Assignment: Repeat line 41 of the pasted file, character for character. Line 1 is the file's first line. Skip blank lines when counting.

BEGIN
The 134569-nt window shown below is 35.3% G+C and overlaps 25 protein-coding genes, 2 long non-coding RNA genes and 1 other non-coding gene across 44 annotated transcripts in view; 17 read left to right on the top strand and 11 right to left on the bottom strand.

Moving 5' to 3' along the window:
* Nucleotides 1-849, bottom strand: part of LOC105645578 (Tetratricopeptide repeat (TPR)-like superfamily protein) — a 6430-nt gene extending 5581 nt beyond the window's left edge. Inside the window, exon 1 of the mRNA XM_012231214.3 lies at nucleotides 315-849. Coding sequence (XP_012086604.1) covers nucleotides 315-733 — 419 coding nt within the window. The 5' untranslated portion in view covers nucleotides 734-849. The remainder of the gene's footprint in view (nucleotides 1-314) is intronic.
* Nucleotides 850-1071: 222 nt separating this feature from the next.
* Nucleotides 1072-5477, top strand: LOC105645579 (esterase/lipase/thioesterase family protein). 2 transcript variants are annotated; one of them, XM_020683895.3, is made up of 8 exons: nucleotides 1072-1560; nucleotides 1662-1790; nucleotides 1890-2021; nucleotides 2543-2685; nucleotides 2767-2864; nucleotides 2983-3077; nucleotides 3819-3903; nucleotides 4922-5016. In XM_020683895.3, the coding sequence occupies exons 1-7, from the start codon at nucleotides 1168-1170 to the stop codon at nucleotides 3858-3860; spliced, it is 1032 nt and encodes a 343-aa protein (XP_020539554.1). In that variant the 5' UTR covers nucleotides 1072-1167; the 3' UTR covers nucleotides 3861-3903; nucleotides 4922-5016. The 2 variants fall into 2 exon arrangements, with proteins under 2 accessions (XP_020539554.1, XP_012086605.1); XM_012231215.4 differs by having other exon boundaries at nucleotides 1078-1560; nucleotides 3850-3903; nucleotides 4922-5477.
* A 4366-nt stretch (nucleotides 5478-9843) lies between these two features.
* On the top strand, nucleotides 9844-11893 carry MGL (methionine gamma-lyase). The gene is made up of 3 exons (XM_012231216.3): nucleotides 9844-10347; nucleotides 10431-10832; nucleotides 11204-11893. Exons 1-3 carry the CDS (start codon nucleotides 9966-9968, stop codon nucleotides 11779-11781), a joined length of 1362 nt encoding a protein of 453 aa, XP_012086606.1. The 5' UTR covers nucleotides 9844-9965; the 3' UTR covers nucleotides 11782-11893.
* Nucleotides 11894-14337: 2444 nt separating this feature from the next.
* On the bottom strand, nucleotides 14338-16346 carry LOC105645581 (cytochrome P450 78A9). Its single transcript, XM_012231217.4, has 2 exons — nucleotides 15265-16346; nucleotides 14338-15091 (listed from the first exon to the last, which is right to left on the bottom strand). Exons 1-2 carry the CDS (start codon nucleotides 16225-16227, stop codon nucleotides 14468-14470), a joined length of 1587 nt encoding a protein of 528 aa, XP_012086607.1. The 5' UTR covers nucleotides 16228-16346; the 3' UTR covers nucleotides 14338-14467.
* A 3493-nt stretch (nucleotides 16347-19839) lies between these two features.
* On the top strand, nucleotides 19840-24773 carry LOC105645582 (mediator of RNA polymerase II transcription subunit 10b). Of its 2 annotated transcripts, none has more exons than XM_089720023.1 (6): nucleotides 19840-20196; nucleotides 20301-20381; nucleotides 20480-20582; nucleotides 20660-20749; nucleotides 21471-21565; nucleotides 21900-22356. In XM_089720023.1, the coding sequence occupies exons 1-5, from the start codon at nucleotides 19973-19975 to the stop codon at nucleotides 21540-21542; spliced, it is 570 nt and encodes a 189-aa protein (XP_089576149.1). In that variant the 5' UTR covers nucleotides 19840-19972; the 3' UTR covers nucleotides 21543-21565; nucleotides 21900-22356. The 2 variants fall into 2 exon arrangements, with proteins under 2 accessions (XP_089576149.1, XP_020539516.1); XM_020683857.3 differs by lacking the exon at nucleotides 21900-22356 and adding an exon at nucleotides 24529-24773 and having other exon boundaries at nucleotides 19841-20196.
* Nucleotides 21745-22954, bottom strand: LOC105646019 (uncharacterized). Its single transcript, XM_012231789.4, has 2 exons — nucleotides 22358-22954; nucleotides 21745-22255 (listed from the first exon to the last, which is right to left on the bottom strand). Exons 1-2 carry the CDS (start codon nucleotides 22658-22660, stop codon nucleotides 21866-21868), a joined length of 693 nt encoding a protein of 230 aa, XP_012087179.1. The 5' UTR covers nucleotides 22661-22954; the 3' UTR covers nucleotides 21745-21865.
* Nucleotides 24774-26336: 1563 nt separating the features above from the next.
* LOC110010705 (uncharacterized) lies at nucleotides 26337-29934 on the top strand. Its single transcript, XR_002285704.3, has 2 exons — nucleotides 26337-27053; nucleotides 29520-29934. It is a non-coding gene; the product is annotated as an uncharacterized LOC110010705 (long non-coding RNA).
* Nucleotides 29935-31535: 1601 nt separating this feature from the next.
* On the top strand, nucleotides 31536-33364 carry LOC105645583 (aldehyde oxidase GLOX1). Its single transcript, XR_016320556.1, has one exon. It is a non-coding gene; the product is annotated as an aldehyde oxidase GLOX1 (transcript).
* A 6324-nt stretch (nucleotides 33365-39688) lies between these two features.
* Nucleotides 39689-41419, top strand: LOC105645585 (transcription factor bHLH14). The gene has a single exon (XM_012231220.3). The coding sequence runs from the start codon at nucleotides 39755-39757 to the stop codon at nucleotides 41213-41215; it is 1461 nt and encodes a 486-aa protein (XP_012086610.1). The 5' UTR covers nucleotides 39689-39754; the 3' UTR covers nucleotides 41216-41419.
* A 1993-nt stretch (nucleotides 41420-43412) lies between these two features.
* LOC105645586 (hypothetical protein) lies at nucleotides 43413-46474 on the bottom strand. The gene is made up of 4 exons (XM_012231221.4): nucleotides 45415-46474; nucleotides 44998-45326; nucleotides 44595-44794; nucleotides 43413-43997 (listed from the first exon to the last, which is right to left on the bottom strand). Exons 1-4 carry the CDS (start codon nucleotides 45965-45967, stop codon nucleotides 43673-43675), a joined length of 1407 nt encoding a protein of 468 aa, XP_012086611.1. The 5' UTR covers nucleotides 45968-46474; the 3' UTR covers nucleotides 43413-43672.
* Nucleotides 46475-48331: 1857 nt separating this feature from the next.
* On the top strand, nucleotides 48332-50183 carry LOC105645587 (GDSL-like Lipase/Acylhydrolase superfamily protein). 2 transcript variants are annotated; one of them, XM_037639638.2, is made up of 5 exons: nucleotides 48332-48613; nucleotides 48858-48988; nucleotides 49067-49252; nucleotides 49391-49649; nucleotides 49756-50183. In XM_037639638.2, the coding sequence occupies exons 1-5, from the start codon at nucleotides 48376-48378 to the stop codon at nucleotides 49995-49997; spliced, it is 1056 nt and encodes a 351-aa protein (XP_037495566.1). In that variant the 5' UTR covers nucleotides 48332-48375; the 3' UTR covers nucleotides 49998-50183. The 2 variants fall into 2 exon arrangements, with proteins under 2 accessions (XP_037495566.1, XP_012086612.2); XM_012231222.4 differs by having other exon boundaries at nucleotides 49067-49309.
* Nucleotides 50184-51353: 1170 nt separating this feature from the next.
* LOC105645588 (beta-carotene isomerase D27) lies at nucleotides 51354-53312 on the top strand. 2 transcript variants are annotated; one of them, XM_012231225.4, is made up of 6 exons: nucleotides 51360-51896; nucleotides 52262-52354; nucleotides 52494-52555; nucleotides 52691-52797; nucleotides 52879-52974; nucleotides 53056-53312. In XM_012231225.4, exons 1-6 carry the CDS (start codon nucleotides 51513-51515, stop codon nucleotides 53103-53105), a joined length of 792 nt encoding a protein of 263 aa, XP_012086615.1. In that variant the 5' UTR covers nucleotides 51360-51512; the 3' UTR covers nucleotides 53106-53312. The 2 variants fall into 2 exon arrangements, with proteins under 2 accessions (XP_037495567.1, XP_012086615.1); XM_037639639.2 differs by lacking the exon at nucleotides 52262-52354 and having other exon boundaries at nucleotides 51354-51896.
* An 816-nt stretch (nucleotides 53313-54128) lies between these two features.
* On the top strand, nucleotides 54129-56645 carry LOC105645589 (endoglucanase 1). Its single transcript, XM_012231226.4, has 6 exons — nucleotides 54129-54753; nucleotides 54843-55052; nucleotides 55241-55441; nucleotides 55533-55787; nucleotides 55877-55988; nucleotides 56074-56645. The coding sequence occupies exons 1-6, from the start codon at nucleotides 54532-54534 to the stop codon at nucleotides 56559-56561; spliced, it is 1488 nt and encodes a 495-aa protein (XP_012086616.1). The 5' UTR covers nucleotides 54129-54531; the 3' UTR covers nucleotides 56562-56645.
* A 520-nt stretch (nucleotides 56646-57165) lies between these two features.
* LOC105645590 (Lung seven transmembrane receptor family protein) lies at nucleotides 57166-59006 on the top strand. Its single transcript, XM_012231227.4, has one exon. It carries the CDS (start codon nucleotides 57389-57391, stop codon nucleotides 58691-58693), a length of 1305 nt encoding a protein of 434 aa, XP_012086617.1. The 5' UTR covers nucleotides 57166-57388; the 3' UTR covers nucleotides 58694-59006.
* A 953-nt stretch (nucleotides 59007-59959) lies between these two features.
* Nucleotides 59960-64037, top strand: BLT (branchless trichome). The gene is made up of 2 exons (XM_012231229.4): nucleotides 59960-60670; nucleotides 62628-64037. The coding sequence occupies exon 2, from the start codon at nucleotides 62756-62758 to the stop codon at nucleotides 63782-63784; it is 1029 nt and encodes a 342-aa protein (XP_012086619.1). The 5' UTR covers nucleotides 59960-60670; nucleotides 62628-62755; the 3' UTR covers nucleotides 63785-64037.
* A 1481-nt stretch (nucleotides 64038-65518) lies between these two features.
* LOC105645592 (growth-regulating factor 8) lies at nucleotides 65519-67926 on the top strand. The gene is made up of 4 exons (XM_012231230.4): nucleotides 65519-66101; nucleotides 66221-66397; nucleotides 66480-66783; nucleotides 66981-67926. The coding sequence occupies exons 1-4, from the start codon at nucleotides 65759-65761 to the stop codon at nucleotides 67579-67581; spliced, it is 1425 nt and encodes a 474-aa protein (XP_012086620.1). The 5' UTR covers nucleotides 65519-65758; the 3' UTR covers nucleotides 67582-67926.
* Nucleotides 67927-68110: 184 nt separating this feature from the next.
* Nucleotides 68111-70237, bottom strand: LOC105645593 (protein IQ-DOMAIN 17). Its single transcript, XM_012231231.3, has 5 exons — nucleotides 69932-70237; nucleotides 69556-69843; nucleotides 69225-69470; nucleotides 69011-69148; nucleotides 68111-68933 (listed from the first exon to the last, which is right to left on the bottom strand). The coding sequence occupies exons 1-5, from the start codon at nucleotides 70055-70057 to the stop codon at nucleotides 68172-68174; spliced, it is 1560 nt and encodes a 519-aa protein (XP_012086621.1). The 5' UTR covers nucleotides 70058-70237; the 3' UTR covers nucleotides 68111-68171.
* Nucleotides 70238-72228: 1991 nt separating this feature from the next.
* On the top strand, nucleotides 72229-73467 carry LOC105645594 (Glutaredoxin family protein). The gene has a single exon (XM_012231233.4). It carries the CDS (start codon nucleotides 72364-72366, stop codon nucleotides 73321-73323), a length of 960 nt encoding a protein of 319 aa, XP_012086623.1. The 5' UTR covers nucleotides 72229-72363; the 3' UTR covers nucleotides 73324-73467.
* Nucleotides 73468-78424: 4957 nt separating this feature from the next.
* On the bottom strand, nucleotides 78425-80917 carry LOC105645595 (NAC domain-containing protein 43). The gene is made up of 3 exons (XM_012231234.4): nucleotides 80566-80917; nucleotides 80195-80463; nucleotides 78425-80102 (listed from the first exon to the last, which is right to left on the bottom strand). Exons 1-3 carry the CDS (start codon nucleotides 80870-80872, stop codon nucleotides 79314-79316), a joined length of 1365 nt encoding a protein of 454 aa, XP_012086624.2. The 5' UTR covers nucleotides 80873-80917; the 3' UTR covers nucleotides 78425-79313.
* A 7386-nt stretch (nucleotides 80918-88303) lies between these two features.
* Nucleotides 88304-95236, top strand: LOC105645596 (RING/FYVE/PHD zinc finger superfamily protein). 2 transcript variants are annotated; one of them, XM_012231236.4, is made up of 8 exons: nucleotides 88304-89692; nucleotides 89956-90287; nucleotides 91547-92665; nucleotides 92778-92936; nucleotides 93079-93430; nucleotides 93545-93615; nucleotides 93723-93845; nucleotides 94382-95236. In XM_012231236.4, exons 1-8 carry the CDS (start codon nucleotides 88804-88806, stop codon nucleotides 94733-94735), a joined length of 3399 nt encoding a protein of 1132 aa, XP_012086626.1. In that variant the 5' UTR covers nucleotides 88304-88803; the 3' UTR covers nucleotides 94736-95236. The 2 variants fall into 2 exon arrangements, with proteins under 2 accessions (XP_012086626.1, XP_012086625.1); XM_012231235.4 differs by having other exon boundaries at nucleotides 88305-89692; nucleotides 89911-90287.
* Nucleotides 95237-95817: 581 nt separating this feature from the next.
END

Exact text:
* Nucleotides 95237-95817: 581 nt separating this feature from the next.